Letter: Scientific literacy under attack in Quebec and Canada
Publish Date: 02-DEC-2014 10:21 AM
There’s a billboard on Highway 40 disfiguring the Montreal landscape by claiming that “The sun is the main driver of climate change.” This duplicity undermines the scientific education and awareness that we have been building for decades. It is all the more vicious since by their very name, “Friends of Science” — the Albertan organization that believes human behaviour is not responsible for climate change — usurps the credibility of science in order to misinform the public. 
 
Harper’s stealth cuts undercut democracy
Publish Date: 01-DEC-2014 10:02 AM
The Harper government has made no secret of its intention to tighten Canada’s fiscal belt over the last several years. Since 2010, the prime minister has been working to downsize the budgets of most federal agencies by between five and 10 per cent as part of his Deficit Reduction Action Plan (DRAP). In some cases, such as with the RCMP, the cuts have been as severe as 15 per cent. But DRAP is only part of the picture. A stealth campaign of additional budget-cutting is afoot in Ottawa, occurring under the radar of most Canadians. 
 
Canada can be a global innovation leader
Publish Date: 01-DEC-2014 10:00 AM
I met recently with Jonathan Bagger, the new director of TRIUMF, Canada’s national laboratory for nuclear and particle physics. TRIUMF is becoming an innovation driver in nuclear medicine and materials science. It collaborates extensively, with 18 member universities across Canada, and a range of international partnerships. Dr. Bagger, well-known in the world of physics, was himself recruited from the United States after an international search. A successful research enterprise requires the best and brightest lead researchers. A search for those leaders is necessarily international. International collaboration facilitates innovation and should be encouraged. We must focus on talent retention and recruitment and a commitment to repairing Canada’s damaged international reputation in the science, technology and innovation community.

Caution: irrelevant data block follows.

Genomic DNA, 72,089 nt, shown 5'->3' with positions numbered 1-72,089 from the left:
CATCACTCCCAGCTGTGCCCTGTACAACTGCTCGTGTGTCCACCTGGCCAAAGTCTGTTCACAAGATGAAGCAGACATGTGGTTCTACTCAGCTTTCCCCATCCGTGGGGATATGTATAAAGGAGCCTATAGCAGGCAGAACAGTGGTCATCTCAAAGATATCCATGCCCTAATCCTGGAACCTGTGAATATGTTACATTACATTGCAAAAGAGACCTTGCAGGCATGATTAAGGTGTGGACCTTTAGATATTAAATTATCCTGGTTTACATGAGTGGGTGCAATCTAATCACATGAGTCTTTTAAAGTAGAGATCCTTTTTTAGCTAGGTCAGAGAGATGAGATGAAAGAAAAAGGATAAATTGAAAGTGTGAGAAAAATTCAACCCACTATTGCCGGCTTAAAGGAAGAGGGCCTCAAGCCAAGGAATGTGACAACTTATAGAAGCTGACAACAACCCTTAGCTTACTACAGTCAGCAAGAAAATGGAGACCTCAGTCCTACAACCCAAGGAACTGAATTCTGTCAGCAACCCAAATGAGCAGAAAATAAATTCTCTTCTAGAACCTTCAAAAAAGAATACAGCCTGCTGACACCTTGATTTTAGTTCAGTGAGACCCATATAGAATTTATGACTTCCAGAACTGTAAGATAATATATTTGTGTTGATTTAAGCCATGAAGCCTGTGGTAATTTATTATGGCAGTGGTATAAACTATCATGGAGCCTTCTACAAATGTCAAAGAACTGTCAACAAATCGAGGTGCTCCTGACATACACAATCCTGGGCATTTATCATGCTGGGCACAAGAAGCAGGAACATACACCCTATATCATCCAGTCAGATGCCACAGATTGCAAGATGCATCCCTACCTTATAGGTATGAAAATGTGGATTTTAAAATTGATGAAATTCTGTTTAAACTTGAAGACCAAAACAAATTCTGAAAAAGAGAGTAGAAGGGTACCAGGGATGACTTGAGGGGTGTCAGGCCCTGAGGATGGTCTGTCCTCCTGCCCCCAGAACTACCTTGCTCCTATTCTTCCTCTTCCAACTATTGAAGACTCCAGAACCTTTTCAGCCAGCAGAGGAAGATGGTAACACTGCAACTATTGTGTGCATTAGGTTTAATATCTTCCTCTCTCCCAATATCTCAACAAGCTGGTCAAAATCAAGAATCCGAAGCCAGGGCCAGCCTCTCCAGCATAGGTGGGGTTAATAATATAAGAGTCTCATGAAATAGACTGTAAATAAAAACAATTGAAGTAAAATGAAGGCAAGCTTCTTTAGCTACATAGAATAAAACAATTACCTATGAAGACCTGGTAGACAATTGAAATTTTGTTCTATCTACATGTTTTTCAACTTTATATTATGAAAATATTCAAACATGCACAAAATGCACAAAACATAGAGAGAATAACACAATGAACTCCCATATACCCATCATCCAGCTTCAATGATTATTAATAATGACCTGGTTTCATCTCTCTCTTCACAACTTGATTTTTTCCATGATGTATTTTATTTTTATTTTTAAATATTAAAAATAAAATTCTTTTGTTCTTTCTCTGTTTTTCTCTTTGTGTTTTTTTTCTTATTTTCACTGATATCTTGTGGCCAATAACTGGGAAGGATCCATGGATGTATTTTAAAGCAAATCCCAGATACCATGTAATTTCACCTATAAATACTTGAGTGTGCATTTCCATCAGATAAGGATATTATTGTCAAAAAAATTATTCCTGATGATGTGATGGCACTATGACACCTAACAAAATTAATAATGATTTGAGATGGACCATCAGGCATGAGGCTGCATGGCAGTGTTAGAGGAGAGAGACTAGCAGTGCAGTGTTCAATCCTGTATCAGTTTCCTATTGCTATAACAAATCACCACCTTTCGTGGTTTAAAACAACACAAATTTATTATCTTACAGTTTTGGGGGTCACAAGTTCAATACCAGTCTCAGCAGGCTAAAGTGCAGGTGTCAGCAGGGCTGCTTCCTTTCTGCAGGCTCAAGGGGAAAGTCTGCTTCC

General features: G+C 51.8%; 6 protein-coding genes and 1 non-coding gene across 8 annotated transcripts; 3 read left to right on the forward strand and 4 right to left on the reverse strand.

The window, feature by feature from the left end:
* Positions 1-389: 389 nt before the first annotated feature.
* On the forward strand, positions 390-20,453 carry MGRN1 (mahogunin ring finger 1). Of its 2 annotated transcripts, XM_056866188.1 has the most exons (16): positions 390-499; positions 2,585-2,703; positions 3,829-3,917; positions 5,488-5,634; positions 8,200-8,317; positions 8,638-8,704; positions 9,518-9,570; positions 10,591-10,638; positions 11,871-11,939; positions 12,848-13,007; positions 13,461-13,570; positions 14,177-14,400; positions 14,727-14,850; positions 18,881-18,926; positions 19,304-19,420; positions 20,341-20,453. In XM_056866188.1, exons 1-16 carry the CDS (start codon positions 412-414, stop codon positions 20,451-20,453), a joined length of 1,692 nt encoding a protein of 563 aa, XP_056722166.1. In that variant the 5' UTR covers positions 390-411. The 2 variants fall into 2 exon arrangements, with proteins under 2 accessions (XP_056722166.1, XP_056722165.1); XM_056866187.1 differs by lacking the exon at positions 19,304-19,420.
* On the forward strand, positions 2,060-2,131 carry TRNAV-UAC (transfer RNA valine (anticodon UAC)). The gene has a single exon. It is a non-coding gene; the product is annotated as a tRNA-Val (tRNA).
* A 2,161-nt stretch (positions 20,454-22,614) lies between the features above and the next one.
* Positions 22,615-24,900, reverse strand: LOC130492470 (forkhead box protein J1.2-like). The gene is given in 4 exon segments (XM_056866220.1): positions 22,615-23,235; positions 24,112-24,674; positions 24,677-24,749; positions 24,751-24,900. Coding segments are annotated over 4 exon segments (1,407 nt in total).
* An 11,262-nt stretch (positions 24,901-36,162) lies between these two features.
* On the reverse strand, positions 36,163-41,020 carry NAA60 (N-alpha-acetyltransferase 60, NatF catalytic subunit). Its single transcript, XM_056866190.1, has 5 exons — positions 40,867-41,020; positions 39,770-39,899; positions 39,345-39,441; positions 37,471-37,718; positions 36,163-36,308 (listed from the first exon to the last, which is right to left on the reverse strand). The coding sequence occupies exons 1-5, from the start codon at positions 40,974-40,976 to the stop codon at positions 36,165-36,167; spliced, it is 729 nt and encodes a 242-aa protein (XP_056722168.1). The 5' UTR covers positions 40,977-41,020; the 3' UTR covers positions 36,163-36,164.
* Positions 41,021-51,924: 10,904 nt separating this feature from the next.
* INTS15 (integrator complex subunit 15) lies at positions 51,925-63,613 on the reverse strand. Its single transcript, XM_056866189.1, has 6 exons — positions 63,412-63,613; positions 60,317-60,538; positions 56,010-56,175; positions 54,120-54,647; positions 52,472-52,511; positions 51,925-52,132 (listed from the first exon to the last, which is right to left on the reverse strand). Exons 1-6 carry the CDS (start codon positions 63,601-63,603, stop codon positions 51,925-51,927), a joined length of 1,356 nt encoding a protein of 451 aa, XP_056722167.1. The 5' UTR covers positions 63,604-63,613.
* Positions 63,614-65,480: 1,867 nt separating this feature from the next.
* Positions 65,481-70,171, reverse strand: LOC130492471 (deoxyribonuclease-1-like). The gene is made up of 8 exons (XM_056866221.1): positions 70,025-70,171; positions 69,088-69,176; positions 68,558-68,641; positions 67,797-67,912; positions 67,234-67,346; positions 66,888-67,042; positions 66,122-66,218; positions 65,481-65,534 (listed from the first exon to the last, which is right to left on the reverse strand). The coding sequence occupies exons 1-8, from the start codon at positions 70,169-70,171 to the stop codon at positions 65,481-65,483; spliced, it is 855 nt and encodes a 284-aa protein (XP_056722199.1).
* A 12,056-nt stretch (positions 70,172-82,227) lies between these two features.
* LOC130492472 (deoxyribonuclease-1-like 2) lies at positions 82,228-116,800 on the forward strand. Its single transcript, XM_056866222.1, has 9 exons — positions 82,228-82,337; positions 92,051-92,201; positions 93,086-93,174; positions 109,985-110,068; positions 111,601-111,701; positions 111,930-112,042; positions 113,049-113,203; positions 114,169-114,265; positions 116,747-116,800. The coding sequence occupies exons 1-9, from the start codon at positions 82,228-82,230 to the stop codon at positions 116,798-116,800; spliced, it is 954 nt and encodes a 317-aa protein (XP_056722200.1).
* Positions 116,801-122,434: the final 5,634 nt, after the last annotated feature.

Why Canada needs a Parliamentary science officer
Publish Date: 01-DEC-2014 09:56 AM
Beginning with the elimination of Canada’s national science advisor in 2008, the Harper government has used every tool at its disposal to prevent, limit, and restrict public scientists from sharing their research findings with Canadians and policy-makers. Statistics Canada data reveals the Conservatives have slashed over $1-billion in S&T funding and laid off 4000 federal researchers since forming a majority in 2011. Now, an open letter signed by more 800 independent scientists from 32 countries urges the government to restore funding for public science and end the burdensome restrictions on communication and collaboration faced by Canadian scientists.